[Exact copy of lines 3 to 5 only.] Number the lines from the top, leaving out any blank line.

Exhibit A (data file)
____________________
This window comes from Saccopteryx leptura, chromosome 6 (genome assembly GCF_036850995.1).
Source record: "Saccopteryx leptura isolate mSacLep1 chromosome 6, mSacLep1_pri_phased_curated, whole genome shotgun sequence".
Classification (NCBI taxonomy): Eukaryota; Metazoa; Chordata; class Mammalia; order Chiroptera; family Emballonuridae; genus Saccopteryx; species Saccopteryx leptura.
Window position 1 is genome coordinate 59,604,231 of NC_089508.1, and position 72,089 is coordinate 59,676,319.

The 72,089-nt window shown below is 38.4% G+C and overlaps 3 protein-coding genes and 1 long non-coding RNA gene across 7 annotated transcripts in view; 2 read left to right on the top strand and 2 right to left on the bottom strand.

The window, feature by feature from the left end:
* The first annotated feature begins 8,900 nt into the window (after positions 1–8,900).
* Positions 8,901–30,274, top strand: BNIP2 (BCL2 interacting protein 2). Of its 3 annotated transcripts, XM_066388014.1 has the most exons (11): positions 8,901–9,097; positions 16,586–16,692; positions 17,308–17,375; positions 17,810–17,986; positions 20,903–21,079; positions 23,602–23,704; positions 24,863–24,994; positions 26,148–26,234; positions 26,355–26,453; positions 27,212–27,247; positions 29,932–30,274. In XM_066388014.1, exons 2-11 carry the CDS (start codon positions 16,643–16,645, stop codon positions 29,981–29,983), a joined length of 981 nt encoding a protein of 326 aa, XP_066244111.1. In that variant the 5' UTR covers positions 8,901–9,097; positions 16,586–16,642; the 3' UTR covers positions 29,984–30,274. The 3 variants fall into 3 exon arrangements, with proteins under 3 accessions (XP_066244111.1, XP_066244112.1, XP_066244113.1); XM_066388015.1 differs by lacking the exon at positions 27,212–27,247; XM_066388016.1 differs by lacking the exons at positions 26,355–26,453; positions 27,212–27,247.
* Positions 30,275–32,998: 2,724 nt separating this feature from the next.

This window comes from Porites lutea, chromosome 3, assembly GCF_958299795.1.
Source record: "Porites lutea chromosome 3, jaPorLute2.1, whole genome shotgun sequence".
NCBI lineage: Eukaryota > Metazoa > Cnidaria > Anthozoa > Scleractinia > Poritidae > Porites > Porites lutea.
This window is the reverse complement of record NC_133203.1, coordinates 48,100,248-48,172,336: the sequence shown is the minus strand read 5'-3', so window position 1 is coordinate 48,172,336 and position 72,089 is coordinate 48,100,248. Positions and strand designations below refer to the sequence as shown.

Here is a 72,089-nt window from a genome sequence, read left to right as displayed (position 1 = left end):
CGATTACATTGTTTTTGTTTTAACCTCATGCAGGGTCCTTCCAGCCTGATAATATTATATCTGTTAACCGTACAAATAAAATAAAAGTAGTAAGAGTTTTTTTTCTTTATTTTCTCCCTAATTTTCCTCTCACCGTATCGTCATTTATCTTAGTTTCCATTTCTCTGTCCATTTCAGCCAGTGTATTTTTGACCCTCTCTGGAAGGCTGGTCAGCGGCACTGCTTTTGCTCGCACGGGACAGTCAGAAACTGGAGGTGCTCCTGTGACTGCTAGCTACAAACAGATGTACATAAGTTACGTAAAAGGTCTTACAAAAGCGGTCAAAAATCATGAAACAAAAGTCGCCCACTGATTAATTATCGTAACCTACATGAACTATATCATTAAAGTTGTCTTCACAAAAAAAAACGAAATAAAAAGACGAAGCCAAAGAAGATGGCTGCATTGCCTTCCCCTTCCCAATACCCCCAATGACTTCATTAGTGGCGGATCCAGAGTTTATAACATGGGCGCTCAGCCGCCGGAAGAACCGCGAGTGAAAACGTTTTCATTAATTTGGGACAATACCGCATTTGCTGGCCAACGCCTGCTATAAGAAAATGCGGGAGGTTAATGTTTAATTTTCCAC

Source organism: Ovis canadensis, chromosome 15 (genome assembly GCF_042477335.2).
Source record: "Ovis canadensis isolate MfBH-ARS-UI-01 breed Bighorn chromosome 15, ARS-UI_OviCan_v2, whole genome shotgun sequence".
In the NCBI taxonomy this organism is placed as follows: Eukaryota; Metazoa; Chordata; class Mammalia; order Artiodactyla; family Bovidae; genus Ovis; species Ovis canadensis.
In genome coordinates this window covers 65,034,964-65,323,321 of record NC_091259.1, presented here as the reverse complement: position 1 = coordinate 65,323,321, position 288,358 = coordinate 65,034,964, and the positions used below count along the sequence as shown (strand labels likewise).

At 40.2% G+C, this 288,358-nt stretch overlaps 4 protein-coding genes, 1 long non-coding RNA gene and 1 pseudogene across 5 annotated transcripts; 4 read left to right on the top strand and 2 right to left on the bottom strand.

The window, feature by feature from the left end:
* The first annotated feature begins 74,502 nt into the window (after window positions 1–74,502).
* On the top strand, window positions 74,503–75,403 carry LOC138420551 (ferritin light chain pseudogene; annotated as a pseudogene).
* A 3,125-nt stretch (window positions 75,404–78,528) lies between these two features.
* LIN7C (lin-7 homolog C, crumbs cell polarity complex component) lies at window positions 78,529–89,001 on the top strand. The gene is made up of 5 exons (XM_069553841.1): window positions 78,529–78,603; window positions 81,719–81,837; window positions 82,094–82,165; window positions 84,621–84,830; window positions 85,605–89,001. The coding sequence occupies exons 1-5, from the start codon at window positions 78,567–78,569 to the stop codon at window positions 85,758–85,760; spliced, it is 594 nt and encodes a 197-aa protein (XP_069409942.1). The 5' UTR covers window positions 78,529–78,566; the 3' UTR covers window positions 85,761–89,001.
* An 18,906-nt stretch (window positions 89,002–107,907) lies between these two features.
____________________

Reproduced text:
Classification (NCBI taxonomy): Eukaryota; Metazoa; Chordata; class Mammalia; order Chiroptera; family Emballonuridae; genus Saccopteryx; species Saccopteryx leptura.
Window position 1 is genome coordinate 59,604,231 of NC_089508.1, and position 72,089 is coordinate 59,676,319.

The 72,089-nt window shown below is 38.4% G+C and overlaps 3 protein-coding genes and 1 long non-coding RNA gene across 7 annotated transcripts in view; 2 read left to right on the top strand and 2 right to left on the bottom strand.